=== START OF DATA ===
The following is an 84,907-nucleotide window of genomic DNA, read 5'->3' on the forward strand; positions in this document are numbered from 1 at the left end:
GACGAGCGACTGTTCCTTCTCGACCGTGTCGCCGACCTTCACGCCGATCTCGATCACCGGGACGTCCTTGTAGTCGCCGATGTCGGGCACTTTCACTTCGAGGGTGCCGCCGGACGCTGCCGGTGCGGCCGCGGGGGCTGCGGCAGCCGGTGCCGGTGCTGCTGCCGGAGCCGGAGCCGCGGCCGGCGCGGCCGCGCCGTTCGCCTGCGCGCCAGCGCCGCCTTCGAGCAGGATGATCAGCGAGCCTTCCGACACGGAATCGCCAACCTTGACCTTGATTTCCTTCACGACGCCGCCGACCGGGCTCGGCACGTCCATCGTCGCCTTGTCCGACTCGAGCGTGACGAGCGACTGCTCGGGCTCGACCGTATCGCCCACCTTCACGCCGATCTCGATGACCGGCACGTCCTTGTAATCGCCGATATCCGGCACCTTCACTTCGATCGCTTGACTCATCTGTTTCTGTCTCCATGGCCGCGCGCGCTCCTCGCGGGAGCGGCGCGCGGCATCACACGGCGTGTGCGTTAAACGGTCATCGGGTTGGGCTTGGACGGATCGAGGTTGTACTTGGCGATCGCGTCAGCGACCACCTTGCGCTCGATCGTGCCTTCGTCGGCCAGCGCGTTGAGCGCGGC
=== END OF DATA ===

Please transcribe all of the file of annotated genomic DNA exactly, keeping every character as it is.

The following is an 84,907-nucleotide window of genomic DNA, read 5'->3' on the forward strand; positions in this document are numbered from 1 at the left end:
GACGAGCGACTGTTCCTTCTCGACCGTGTCGCCGACCTTCACGCCGATCTCGATCACCGGGACGTCCTTGTAGTCGCCGATGTCGGGCACTTTCACTTCGAGGGTGCCGCCGGACGCTGCCGGTGCGGCCGCGGGGGCTGCGGCAGCCGGTGCCGGTGCTGCTGCCGGAGCCGGAGCCGCGGCCGGCGCGGCCGCGCCGTTCGCCTGCGCGCCAGCGCCGCCTTCGAGCAGGATGATCAGCGAGCCTTCCGACACGGAATCGCCAACCTTGACCTTGATTTCCTTCACGACGCCGCCGACCGGGCTCGGCACGTCCATCGTCGCCTTGTCCGACTCGAGCGTGACGAGCGACTGCTCGGGCTCGACCGTATCGCCCACCTTCACGCCGATCTCGATGACCGGCACGTCCTTGTAATCGCCGATATCCGGCACCTTCACTTCGATCGCTTGACTCATCTGTTTCTGTCTCCATGGCCGCGCGCGCTCCTCGCGGGAGCGGCGCGCGGCATCACACGGCGTGTGCGTTAAACGGTCATCGGGTTGGGCTTGGACGGATCGAGGTTGTACTTGGCGATCGCGTCAGCGACCACCTTGCGCTCGATCGTGCCTTCGTCGGCCAGCGCGTTGAGCGCGGC